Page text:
One Northland council has taken the rare step of serving another council with an abatement notice for breaching a sewage plant's consent conditions.
The Far North District Council has been given until November 30 to clean up treated wastewater discharged into Waitangi Forest from its Kerikeri sewage treatment plant.
The abatement notice was issued by the Northland Regional Council, which has responsibility for air and water quality, on July 24.
Colin Dall, the regional council's regulatory services manager, said the resource consent for discharging treated wastewater from the new Kerikeri treatment plan to the Waitangi Wetlands set limits on a range of contaminants.
According to the resource consent, those limits had to be met once the new plant "has been commissioned or from 1 January 2020, whichever is earlier".
However, due to delays in building Kerikeri's new sewage plant, treated wastewater was still being discharged from the old plant, which was not meeting limits set in the resource consent.
District council infrastructure manager Andy Finch said delays in completing the new wastewater treatment plant were initially caused by plan changes flagged in August 2019 and compounded by the Covid-19 lockdown earlier this year.
The two councils had worked closely to find a workable solution and agreed the new plant would start taking wastewater by November 30.
''The new plant is now complete and final commissioning is under way. The plant will begin taking wastewater on November 23, sooner than anticipated,'' he said.
Further action by the regional council, if the deadline is not met, could range from an infringement notice with a $750 fine to seeking an enforcement order from the Environment Court or prosecution.
As previously reported, the old treatment plant, located near the corner of Inlet Rd and Shepherd Rd, was built 30 years ago and well past its use-by date. It was stretched beyond its capacity even before Kerikeri's current population boom began.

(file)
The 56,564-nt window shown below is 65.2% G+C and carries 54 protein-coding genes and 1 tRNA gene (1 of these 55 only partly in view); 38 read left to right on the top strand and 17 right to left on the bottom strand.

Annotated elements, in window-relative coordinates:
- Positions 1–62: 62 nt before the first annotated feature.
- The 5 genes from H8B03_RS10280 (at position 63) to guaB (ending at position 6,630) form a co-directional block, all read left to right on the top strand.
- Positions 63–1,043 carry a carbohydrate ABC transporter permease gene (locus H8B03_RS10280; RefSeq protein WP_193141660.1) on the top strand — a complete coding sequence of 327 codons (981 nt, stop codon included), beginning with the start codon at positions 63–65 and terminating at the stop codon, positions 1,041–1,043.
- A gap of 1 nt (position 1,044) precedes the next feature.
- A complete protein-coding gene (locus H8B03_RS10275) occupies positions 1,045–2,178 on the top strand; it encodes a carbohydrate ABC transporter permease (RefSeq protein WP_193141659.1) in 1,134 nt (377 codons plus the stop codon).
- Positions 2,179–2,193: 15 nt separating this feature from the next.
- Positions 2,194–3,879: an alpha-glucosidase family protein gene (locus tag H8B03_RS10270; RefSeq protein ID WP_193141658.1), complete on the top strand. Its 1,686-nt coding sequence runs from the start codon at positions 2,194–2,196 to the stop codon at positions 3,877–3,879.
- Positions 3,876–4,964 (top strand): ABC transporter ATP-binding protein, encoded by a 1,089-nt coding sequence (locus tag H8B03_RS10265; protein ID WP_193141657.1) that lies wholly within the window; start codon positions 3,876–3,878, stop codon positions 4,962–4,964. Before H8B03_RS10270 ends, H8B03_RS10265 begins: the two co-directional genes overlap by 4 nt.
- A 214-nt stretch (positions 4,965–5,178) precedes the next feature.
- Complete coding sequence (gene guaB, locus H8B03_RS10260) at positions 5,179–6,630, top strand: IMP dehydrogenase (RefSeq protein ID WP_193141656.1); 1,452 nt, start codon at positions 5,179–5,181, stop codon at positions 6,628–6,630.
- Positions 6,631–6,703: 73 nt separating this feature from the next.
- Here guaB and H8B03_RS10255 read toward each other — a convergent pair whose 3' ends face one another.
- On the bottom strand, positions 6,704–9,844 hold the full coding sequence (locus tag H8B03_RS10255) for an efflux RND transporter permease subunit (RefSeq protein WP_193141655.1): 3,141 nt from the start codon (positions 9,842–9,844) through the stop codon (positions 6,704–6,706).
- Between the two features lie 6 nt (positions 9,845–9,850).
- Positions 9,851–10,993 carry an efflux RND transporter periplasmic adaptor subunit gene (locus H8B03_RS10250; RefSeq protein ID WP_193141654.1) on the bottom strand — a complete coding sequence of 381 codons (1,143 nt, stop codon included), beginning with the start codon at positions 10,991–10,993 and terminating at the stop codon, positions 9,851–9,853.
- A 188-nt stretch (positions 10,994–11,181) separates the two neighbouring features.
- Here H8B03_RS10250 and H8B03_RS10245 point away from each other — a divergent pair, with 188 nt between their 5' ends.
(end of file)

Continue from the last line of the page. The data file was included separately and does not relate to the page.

The new plant, on the edge of Waitangi Forest off Shepherd Rd, will have greater capacity and newer technology but has been beset by delays.
Successive councils have put off building a new plant, with construction finally getting under way in 2019, albeit for a smaller coverage area than originally planned.
The new scheme takes in parts of the town centre that are still relying on septic tanks but leaves out the Riverview area.
The pandemic has been a factor in the delays dogging the new plant, as was a late decision to change its location. It was originally to have been built within a disused quarry.
In August last year the district council expected the plant to be complete by December 2019. By December the council said it would be finished in April 2020 but in July it was forecasting the plant would be finished by the end of September.
The most recent cost estimate, in September 2019, was $27.1 million, up from the previous $25.6m. The Ministry of Health granted a $7.3m subsidy to help build the plant, the single biggest project ever undertaken by the Far North District Council.
It's not the first time a Far North sewage plant has fallen foul of the Northland Regional Council.
Last year the regional council went even further, taking the district council to the Environment Court over its failing Paihia sewage treatment plant — three years after first issuing an abatement notice for exceeding permitted ammonia levels in treated wastewater.
The court ordered the district council to upgrade the plant, pay the regional council's costs and come up with a way to reduce ammonia levels while the upgrade was under way.
The $6m upgrade was completed in March 2020, two months ahead of the deadline set by the court.
Councils are generally reluctant to take each other to court because one group of ratepayers end up having to pay out another group of ratepayers.